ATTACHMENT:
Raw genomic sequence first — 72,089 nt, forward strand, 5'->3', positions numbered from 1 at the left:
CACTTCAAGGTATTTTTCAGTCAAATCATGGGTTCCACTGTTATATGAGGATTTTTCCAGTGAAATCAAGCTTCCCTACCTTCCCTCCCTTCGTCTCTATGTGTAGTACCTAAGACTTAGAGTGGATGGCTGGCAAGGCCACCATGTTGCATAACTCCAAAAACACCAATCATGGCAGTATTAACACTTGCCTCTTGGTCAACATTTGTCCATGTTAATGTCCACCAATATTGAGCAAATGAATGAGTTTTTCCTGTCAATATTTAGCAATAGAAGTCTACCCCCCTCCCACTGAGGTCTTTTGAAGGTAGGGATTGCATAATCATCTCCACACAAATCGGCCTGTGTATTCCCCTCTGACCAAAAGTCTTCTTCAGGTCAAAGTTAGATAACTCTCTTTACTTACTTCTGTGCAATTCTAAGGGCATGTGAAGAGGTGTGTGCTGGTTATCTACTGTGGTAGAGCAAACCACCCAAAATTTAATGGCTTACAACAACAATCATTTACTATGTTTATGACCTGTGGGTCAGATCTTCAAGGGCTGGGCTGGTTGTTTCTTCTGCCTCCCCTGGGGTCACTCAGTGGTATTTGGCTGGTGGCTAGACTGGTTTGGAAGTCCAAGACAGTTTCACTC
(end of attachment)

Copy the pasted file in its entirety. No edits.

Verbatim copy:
Raw genomic sequence first — 72,089 nt, forward strand, 5'->3', positions numbered from 1 at the left:
CACTTCAAGGTATTTTTCAGTCAAATCATGGGTTCCACTGTTATATGAGGATTTTTCCAGTGAAATCAAGCTTCCCTACCTTCCCTCCCTTCGTCTCTATGTGTAGTACCTAAGACTTAGAGTGGATGGCTGGCAAGGCCACCATGTTGCATAACTCCAAAAACACCAATCATGGCAGTATTAACACTTGCCTCTTGGTCAACATTTGTCCATGTTAATGTCCACCAATATTGAGCAAATGAATGAGTTTTTCCTGTCAATATTTAGCAATAGAAGTCTACCCCCCTCCCACTGAGGTCTTTTGAAGGTAGGGATTGCATAATCATCTCCACACAAATCGGCCTGTGTATTCCCCTCTGACCAAAAGTCTTCTTCAGGTCAAAGTTAGATAACTCTCTTTACTTACTTCTGTGCAATTCTAAGGGCATGTGAAGAGGTGTGTGCTGGTTATCTACTGTGGTAGAGCAAACCACCCAAAATTTAATGGCTTACAACAACAATCATTTACTATGTTTATGACCTGTGGGTCAGATCTTCAAGGGCTGGGCTGGTTGTTTCTTCTGCCTCCCCTGGGGTCACTCAGTGGTATTTGGCTGGTGGCTAGACTGGTTTGGAAGTCCAAGACAGTTTCACTC